Law & Health Care Newsletter

No abstract provided.


Mandatory Process, Matthew J.B. Lawrence Oct 2015

Mandatory Process, Matthew J.B. Lawrence

Faculty Scholarly Works

This Article suggests that people tend to undervalue their procedural rights—their proverbial “day in court”—until they are actually involved in a dispute. The Article argues that the inherent, outcome-independent value of participating in a dispute resolution process comes largely from its power to soothe a person’s grievance— their perception of unfairness and accompanying negative emotional reaction—win or lose. But a tendency to assume unchanging emotional states, known in behavioral economics as projection bias, can prevent people from anticipating that they might become aggrieved and from appreciating the grievance-soothing power of process. When this happens, people will waive their procedural rights …


Funding The Costs Of Disease Outbreaks Caused By Non Vaccination, Robert L. Schwartz Oct 2015

Funding The Costs Of Disease Outbreaks Caused By Non Vaccination, Robert L. Schwartz

Faculty Scholarship

While vaccination rates in the United States are high – generally over 90 percent – rates of exemptions have been going up, and preventable diseases coming back. 2014 is shaping to be one of the worst years for measles since 1994, with outbreaks generally starting from unvaccinated individuals and affecting primarily the unvaccinated. While pertussis is a more complex story, communities with high rates of exemptions are more vulnerable to outbreaks. Aside from their human cost and the financial cost of treatment imposed on those who become ill, outbreaks impose financial costs on an already burdened public health system, diverting …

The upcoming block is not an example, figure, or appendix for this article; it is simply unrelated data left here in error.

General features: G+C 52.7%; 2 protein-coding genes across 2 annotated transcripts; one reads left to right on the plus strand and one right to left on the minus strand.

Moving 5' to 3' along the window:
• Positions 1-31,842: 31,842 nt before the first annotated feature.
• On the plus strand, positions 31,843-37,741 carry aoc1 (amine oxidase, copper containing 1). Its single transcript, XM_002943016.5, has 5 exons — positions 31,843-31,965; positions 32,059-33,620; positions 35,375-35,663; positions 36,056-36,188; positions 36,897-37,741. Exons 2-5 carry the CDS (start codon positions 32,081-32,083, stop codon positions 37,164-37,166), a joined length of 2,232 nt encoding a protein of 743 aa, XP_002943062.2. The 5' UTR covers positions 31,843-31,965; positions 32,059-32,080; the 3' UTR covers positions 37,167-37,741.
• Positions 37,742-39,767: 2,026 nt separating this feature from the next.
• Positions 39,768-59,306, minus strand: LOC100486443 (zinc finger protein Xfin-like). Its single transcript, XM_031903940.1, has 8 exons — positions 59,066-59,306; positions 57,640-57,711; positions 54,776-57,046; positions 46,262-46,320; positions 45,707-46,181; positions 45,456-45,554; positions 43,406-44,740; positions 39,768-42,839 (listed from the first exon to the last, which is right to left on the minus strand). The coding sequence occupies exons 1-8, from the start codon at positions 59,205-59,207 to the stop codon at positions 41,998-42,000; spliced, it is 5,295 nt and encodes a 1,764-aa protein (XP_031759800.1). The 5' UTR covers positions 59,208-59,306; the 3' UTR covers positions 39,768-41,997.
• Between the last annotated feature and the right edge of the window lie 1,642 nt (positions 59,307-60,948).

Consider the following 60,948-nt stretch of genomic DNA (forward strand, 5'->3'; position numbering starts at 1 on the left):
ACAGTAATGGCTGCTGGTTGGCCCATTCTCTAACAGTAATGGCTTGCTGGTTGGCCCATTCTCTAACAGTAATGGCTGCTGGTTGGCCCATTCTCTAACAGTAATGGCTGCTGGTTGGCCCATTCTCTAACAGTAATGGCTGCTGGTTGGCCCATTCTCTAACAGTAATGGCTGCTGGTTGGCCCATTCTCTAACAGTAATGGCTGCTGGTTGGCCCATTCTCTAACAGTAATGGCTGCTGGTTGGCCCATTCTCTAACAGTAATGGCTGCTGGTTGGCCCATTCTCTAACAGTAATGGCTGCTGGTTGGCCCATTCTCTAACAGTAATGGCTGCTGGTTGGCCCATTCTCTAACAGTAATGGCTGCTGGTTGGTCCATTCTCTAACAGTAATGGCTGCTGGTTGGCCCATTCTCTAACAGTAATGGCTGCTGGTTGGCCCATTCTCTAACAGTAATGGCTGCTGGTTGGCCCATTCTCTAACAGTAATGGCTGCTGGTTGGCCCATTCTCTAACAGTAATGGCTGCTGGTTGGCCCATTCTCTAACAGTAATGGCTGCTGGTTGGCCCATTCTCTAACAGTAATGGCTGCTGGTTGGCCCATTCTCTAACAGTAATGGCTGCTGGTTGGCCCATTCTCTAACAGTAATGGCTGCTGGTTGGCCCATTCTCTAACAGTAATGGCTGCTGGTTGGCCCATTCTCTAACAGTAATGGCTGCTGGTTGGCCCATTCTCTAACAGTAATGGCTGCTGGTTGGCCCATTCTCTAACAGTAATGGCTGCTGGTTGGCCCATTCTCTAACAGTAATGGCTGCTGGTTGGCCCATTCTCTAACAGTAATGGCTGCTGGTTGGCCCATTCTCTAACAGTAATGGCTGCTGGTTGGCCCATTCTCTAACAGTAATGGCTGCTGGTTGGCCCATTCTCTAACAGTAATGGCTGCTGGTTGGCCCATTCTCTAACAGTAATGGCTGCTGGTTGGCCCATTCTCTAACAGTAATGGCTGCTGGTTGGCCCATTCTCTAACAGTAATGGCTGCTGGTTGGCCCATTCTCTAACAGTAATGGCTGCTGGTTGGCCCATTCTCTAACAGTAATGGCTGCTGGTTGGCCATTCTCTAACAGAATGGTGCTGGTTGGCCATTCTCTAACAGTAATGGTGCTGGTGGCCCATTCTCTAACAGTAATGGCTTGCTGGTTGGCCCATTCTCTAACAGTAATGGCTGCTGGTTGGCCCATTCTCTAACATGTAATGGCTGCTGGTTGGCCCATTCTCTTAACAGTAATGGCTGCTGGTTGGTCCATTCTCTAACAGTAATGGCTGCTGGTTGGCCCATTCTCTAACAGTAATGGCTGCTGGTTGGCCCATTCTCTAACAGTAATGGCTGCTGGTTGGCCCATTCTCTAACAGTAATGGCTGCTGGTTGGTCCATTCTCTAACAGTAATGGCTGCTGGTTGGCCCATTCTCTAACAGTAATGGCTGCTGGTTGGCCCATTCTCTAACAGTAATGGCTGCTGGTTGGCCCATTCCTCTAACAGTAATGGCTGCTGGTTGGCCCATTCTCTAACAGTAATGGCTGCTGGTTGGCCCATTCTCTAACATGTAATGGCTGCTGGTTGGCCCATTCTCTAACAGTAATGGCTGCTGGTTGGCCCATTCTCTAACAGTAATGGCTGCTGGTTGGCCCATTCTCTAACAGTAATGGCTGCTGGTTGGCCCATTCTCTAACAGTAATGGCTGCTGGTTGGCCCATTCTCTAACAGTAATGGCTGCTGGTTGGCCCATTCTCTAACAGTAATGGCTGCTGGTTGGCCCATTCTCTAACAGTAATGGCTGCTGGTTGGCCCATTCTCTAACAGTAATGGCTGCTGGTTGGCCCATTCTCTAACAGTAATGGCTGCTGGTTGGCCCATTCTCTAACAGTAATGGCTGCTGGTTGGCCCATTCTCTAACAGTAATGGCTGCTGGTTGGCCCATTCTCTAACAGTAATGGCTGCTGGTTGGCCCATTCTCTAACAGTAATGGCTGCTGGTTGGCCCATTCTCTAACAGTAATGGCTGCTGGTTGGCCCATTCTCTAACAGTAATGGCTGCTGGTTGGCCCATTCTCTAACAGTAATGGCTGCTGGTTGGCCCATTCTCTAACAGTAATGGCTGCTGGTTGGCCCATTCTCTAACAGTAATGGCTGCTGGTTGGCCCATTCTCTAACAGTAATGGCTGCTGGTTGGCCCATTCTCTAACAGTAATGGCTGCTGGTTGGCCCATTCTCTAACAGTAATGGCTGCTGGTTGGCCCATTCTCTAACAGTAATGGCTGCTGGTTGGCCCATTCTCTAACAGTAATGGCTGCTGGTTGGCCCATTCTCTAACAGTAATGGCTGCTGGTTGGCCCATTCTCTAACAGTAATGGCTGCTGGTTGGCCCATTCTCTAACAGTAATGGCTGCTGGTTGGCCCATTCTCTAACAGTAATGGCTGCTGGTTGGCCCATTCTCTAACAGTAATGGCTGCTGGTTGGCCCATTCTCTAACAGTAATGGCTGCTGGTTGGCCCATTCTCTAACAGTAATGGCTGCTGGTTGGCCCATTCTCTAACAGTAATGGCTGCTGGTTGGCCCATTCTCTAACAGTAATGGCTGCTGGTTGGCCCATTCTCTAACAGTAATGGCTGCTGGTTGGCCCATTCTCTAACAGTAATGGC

Procedural Triage, Matthew J.B. Lawrence Oct 2015

Procedural Triage, Matthew J.B. Lawrence

Faculty Scholarly Works

Prior scholarship has assumed that the inherent value of a “day in court” is the same for all claimants, so that when procedural resources (like a jury trial or a hearing) are scarce, they should be rationed the same way for all claimants. That is incorrect. This Article shows that the inherent value of a “day in court” can be far greater for some claimants, such as first-time filers, than for others, such as corporate entities and that it can be both desirable and feasible to take this variation into account in doling out scarce procedural protections. In other words, …


Imagining Global Health With Justice: In Defense Of The Right To Health, Eric A. Friedman, Lawrence O. Gostin Oct 2015

Imagining Global Health With Justice: In Defense Of The Right To Health, Eric A. Friedman, Lawrence O. Gostin

Georgetown Law Faculty Publications and Other Works